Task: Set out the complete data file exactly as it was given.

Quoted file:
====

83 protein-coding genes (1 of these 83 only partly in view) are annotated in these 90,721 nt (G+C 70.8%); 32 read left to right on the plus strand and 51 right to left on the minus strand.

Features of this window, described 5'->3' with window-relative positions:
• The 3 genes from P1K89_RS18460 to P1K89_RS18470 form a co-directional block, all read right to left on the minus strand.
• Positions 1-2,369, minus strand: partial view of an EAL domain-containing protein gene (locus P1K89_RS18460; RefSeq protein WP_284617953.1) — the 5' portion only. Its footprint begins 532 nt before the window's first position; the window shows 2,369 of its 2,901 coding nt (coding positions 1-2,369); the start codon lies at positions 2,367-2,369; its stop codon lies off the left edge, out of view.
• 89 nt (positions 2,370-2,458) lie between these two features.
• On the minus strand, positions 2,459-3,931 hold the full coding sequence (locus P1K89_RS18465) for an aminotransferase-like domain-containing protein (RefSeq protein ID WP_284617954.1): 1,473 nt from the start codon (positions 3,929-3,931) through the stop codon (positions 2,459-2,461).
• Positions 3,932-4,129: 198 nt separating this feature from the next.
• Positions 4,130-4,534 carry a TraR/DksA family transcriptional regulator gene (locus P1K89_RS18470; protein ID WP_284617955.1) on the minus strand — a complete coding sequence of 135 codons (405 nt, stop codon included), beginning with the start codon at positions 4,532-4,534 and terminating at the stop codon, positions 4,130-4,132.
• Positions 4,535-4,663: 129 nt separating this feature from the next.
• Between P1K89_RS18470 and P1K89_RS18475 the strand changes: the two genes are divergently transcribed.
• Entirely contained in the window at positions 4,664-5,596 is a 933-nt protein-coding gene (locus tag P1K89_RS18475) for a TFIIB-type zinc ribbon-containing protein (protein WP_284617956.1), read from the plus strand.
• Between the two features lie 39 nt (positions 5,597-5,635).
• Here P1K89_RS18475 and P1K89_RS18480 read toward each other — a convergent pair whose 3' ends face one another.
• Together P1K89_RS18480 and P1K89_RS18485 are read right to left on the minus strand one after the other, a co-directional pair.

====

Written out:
83 protein-coding genes (1 of these 83 only partly in view) are annotated in these 90,721 nt (G+C 70.8%); 32 read left to right on the plus strand and 51 right to left on the minus strand.

Features of this window, described 5'->3' with window-relative positions:
• The 3 genes from P1K89_RS18460 to P1K89_RS18470 form a co-directional block, all read right to left on the minus strand.
• Positions 1-2,369, minus strand: partial view of an EAL domain-containing protein gene (locus P1K89_RS18460; RefSeq protein WP_284617953.1) — the 5' portion only. Its footprint begins 532 nt before the window's first position; the window shows 2,369 of its 2,901 coding nt (coding positions 1-2,369); the start codon lies at positions 2,367-2,369; its stop codon lies off the left edge, out of view.
• 89 nt (positions 2,370-2,458) lie between these two features.
• On the minus strand, positions 2,459-3,931 hold the full coding sequence (locus P1K89_RS18465) for an aminotransferase-like domain-containing protein (RefSeq protein ID WP_284617954.1): 1,473 nt from the start codon (positions 3,929-3,931) through the stop codon (positions 2,459-2,461).
• Positions 3,932-4,129: 198 nt separating this feature from the next.
• Positions 4,130-4,534 carry a TraR/DksA family transcriptional regulator gene (locus P1K89_RS18470; protein ID WP_284617955.1) on the minus strand — a complete coding sequence of 135 codons (405 nt, stop codon included), beginning with the start codon at positions 4,532-4,534 and terminating at the stop codon, positions 4,130-4,132.
• Positions 4,535-4,663: 129 nt separating this feature from the next.
• Between P1K89_RS18470 and P1K89_RS18475 the strand changes: the two genes are divergently transcribed.
• Entirely contained in the window at positions 4,664-5,596 is a 933-nt protein-coding gene (locus tag P1K89_RS18475) for a TFIIB-type zinc ribbon-containing protein (protein WP_284617956.1), read from the plus strand.
• Between the two features lie 39 nt (positions 5,597-5,635).
• Here P1K89_RS18475 and P1K89_RS18480 read toward each other — a convergent pair whose 3' ends face one another.
• Together P1K89_RS18480 and P1K89_RS18485 are read right to left on the minus strand one after the other, a co-directional pair.